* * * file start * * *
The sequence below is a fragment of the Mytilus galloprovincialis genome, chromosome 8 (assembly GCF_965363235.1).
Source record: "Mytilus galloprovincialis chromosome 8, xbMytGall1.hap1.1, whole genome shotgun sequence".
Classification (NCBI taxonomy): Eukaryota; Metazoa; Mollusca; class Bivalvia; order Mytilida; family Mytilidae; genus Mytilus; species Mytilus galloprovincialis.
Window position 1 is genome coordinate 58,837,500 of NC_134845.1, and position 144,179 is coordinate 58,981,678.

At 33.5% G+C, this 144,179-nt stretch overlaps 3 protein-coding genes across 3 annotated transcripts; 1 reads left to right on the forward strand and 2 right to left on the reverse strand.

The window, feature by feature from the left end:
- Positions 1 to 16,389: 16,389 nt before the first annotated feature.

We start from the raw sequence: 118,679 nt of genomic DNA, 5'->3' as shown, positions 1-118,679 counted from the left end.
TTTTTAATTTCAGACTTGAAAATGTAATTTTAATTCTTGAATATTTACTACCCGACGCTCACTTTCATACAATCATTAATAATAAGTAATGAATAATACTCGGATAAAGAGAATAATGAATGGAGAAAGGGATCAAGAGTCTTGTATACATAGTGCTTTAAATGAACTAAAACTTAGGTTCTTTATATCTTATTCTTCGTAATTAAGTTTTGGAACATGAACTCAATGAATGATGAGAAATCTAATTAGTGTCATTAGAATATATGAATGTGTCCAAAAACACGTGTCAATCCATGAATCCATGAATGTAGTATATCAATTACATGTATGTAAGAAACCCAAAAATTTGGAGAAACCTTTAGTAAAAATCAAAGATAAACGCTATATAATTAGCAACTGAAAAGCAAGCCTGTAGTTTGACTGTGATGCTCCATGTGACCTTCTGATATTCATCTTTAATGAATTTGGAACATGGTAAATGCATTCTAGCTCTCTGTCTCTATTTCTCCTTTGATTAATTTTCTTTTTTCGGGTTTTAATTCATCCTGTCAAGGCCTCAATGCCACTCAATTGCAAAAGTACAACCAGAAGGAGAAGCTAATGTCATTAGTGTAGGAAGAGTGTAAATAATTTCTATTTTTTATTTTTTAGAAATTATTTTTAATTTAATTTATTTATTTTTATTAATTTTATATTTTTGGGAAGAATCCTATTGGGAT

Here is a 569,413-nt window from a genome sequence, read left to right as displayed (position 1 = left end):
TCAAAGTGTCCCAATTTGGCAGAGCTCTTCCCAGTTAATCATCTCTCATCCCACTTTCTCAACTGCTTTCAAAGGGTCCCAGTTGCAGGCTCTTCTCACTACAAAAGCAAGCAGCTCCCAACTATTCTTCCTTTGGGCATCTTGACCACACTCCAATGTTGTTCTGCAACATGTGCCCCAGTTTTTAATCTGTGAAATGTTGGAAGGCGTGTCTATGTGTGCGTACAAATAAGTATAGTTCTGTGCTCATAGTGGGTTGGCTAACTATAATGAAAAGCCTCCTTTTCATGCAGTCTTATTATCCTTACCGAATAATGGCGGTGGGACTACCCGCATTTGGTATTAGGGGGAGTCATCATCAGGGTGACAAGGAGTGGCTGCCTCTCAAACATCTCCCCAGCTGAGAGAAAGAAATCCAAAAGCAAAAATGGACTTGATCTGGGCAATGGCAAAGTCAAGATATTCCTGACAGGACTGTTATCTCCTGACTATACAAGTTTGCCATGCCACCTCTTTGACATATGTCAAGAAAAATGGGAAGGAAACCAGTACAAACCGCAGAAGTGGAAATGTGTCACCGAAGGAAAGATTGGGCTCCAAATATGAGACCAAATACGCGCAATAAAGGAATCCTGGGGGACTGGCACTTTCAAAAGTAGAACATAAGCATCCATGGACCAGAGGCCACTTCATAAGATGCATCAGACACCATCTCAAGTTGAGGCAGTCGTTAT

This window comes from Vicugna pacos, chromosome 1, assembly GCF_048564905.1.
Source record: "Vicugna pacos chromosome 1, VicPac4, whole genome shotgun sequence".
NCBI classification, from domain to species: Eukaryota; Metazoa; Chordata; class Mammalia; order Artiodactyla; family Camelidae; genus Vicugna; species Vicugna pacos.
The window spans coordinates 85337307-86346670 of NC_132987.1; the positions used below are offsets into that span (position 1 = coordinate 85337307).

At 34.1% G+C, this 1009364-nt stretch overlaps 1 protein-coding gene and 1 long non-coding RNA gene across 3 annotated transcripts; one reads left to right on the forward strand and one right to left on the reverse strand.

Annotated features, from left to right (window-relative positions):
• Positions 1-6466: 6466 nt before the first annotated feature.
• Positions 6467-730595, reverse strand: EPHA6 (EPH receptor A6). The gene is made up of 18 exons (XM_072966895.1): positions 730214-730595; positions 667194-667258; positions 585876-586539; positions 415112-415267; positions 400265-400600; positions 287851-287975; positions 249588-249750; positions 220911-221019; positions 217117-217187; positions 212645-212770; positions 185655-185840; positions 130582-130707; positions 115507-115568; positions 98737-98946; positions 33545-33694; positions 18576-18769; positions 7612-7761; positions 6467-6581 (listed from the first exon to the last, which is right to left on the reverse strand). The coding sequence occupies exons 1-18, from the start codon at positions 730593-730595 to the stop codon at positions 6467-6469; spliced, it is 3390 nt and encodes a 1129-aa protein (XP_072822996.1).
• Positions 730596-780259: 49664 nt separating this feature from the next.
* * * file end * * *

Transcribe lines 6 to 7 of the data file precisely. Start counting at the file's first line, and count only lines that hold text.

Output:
The window, feature by feature from the left end:
- Positions 1 to 16,389: 16,389 nt before the first annotated feature.